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957.
\application{Shotwell Photo Manager} is the default photo application in Ubuntu. This application allows you to view, tag, edit, and share your photos. To start \application{Shotwell}, click on the \menu{Ubuntu icon} near the top-left of the screen, then select the \application{Shotwell} icon labeled \menu{View Photos}. \screenshot{Shotwell.png}{ss:Shotwell}{Manage your photo collection, enhance your photos while keeping the original, and share your memories online using \application{Shotwell Photo Manager}.}
type: document
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Located in ./working-with-ubuntu/viewing-and-editing-photos.tex :12
1032.
Ubuntu comes with the \application{Rhythmbox} Music Player for listening to your music, streaming Internet radio and managing playlists and podcasts. Rhythmbox also comes bundled with multiple ways to find and purchase music, TV shows, and movies, and even ways to subscribe to your favorite \acronym{RSS} feeds.
type: document
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Located in ./working-with-ubuntu/listening-to-audio-and-music.tex :10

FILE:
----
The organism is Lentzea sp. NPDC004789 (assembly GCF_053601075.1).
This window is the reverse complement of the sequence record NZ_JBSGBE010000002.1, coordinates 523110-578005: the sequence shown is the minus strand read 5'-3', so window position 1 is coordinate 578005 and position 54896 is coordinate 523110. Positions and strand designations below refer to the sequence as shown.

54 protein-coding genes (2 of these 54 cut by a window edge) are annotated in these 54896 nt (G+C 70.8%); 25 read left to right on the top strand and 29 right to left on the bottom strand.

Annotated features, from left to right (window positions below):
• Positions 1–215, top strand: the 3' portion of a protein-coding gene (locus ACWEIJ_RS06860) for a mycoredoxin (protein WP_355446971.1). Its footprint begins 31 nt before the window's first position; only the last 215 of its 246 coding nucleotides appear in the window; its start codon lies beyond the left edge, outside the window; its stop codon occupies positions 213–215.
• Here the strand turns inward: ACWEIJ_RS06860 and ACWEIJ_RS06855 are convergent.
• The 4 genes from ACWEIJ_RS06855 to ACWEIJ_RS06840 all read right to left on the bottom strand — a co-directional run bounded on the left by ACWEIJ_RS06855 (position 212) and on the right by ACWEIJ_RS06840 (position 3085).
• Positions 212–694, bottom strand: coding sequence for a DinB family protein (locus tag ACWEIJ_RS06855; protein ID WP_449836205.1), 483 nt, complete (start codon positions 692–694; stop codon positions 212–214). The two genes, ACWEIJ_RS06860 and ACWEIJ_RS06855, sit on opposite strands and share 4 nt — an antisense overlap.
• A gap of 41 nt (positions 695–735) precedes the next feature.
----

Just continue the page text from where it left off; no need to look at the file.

1088.
\menu{Help\then Get Help Online} to report bugs.
type: itemize
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Located in ./working-with-ubuntu/listening-to-audio-and-music.tex :104
1292.
Ubuntu usually detects the audio hardware of the system automatically during installation. The audio in Ubuntu is provided by a sound server named PulseAudio. The audio preferences are easily configurable with the help of a very easy to use \gls{GUI} which comes preinstalled with Ubuntu. \subsection{Volume icon and Sound Preferences} \index{sound!volume} A volume icon, sitting on the top right corner of the screen, provides quick access to a number of audio related functions. When you left-click on the volume icon you are greeted with four options: A mute option at the very top, a slider button which you can move horizontally to increase/decrease volume, a shortcut to the default music player, Rhythmbox, and an option for accessing the Sound Settings. Selecting \emph{Sound Settings} opens up another window, which provides access to options for changing input and output hardware preferences for speakers, microphones and headphones.It also provides options for setting the volume level for each application. Sound Settings can also be found from \menu{System Settings}. It is known as \emph{Sound}.